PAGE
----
Announcements that Daniel Lopatin
and Tim Hecker
were preparing a collaborative album had the Resident Advisor-
faithful buzzing and Watch the Drone
zingers abounding, and for good reason. As Oneohtrix Point Never
, Lopatin joins undulating synths and an innovative form of plunderphonics – early recordings consisted of miscellaneous sounds and loops that Lopatin excavated from YouTube while bored at a 9-to-5 – to form some of the most powerful, and most unnerving, electronic music of the past few years. Hecker, meanwhile, has taken a much less intricate approach – his sound is founded in massive synth waves and, usually, not much else – but has proven just as immersive, thanks to his virtuosic sense of how even the most homogenous sounds can shift and build to create something mesmerizing. Idiosyncrasies and differences aside, though, expecting anything less than one of the year’s best electronic albums to emerge from their partnership seemed out of the question.
And yet. It’s always been easy to figure that both Lopatin and Hecker are meticulous, theory-minded artists, but Instrumental Tourist is anomalous in that it came together through improv-based sessions that were, according to Lopatin’s recent interview with Exclaim!, “divorced from any idea or concept.” This might be why the album never quite touches either artist’s best work. Given that Hecker, particularly, has been using full-blown concepts as framework for his records (last year’s great Ravedeath, 1972, for instance, was “about” sonic decay), it’s unsurprising that the use of a more freeform approach keeps this music from situating itself into an atmosphere as addictive as that of, say, Hecker’s 2004 Mirages or Lopatin’s 2011 Replica.
A few spots exemplify this. Following its 50-second alpha version, “GRM Blue II” opens with a ringing borderline-industrial cacophony, but eventually devolves into a more formless state, where arrhythmic chord-pounding and buzzing unmelodic notes funnel in seemingly without direction. On the other hand, it feels like half of “Whole Earth Tascam” was left out of the mix in post-production – you just keep waiting for something to come in and flesh the track out, giving it some semblance of an identity. Unfortunately, these are the moments where the album is most dependent on improvisation (that is, where the drones at the base of it all are at their most inconspicuous and in need of complements), and Hecker and Lopatin don’t quite deliver as dynamically as you’d like.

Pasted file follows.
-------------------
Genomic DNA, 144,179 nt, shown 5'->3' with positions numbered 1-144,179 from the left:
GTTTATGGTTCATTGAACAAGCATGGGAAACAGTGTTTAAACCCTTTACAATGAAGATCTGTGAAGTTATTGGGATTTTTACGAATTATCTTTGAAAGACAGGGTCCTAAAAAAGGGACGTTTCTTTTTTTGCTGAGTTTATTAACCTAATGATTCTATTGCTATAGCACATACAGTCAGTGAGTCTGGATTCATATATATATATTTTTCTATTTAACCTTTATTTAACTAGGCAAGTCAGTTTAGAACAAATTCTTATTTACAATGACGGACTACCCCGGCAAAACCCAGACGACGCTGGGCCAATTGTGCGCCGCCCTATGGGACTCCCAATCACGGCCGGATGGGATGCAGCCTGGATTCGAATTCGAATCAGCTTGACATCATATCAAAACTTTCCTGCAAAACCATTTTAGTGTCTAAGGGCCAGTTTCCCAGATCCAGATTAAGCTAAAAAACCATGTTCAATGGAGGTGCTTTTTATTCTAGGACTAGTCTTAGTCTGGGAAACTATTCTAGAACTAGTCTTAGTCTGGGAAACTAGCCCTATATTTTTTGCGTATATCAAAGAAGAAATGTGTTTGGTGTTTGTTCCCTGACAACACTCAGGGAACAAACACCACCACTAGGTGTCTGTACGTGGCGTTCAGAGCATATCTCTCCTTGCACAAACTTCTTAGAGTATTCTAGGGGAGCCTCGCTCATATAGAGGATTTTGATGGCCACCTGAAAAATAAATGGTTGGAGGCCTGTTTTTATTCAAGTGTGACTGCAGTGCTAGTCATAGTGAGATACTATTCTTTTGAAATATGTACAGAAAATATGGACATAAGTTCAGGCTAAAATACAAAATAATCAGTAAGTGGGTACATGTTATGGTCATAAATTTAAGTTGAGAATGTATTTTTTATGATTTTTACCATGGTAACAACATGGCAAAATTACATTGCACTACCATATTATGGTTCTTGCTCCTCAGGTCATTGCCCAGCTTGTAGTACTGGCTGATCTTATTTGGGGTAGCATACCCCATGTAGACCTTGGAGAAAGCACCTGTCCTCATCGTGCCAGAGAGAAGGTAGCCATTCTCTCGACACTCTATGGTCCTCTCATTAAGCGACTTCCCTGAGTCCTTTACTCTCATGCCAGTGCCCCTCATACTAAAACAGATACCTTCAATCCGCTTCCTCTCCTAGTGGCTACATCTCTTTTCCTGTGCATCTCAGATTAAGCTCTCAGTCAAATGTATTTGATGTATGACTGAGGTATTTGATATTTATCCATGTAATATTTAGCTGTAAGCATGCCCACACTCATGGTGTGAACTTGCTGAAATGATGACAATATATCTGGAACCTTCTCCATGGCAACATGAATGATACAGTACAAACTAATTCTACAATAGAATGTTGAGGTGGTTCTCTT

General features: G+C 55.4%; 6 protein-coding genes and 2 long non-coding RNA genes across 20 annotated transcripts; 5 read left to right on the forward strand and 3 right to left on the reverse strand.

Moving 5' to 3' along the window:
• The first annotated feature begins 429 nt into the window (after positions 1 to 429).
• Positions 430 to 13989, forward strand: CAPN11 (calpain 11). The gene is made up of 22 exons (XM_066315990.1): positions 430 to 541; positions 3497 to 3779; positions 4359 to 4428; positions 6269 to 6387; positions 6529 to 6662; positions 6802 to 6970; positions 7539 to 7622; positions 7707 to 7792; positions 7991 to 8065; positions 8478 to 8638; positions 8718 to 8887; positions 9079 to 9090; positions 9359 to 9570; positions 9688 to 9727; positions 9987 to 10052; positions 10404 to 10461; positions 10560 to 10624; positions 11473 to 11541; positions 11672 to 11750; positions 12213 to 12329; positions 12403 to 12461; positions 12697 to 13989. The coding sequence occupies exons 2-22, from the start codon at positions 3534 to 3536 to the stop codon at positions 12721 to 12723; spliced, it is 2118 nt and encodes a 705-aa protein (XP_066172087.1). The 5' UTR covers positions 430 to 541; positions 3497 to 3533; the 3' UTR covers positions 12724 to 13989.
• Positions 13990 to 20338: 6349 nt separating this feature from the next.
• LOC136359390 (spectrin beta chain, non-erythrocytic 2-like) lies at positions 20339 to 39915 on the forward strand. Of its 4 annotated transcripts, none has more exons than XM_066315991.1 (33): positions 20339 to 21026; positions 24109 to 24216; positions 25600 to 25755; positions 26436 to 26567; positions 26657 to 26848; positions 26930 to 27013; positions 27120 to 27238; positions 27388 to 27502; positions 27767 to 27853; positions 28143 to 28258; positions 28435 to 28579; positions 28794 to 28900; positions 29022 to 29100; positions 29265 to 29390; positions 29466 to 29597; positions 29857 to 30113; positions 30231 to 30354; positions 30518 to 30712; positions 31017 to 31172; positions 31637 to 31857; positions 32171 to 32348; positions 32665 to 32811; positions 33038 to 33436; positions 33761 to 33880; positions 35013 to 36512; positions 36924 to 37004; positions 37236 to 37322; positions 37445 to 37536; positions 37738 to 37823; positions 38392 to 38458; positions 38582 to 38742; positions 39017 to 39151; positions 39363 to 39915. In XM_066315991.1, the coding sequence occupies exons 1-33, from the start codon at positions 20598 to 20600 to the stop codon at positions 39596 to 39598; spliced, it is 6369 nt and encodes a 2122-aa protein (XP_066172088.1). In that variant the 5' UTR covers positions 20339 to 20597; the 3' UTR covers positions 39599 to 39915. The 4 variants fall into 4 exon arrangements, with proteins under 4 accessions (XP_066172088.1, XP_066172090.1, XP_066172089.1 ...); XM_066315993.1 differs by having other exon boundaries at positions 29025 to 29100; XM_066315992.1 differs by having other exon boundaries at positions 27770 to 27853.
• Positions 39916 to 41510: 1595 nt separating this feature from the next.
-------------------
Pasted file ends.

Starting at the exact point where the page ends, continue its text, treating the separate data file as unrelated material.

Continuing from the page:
That said, it’s difficult to imagine either of these guys producing a bad album, and there are moments here that hold Tourist together respectably. Opener “Grey Geisha” is the one point on the record where the digital almost gives way to the organic, with thick yet just-barely-there flutes breathing their way into the mix and lending the synth-cloud beneath an impenetrable placidity. “Racist Drone” achieves a similar lushness through pervasive pads and bird-chirps, yet it lasts over a minute and a half longer, upping the level of absorption that much higher. And while the especially drone-heavy “Uptown Psychedelia” might have faced the same problems as “Tascam”, some rather simple elements (subtle, melodic keyboard flourishes and a static crunch that alternates between channels) keep it from becoming too indistinguishable from other tracks.
In that same Exclaim! interview, Lopatin cited Miles Davis’s In a Silent Way as an inspiration for the improvisation here. Silent Way is an excellent album, yes, but also one that was set up much differently than Tourist, both in terms of time (both of Miles’ songs top 18 minutes, allowing plenty of room for build; not one here reaches beyond six) and in terms of the number of moving parts behind it (eight primary musicians were involved). Taking those things into consideration, it’s questionable whether Hecker and Lopatin ever had the wherewithal to mimic what was happening during the creation of that album, technique-wise. Either way, Tourist could have benefited from more calculation and an emphasis on the things that have paid dividends for these guys in the past. If they have to compromise their approaches this much in order to work together, it isn’t quite worth it.
Essential Tracks: “Grey Geisha”, “Racist Drone”, and “Uptown Psychedelia”
Feature artwork by Mike Zell: